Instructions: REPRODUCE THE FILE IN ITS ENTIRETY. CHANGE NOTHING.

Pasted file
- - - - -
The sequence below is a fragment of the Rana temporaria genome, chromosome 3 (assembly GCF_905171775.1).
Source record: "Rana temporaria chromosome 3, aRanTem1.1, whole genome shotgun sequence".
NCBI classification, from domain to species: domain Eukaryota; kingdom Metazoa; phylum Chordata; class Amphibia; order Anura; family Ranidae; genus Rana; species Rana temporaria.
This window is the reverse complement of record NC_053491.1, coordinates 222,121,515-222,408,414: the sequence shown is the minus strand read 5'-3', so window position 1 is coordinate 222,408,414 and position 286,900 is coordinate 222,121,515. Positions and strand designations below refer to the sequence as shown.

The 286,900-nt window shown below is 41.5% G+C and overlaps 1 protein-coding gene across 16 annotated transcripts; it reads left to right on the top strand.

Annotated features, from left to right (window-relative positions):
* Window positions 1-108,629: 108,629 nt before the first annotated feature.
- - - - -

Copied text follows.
The sequence below is a fragment of the Rana temporaria genome, chromosome 3 (assembly GCF_905171775.1).
Source record: "Rana temporaria chromosome 3, aRanTem1.1, whole genome shotgun sequence".
NCBI classification, from domain to species: domain Eukaryota; kingdom Metazoa; phylum Chordata; class Amphibia; order Anura; family Ranidae; genus Rana; species Rana temporaria.
This window is the reverse complement of record NC_053491.1, coordinates 222,121,515-222,408,414: the sequence shown is the minus strand read 5'-3', so window position 1 is coordinate 222,408,414 and position 286,900 is coordinate 222,121,515. Positions and strand designations below refer to the sequence as shown.

The 286,900-nt window shown below is 41.5% G+C and overlaps 1 protein-coding gene across 16 annotated transcripts; it reads left to right on the top strand.

Annotated features, from left to right (window-relative positions):
* Window positions 1-108,629: 108,629 nt before the first annotated feature.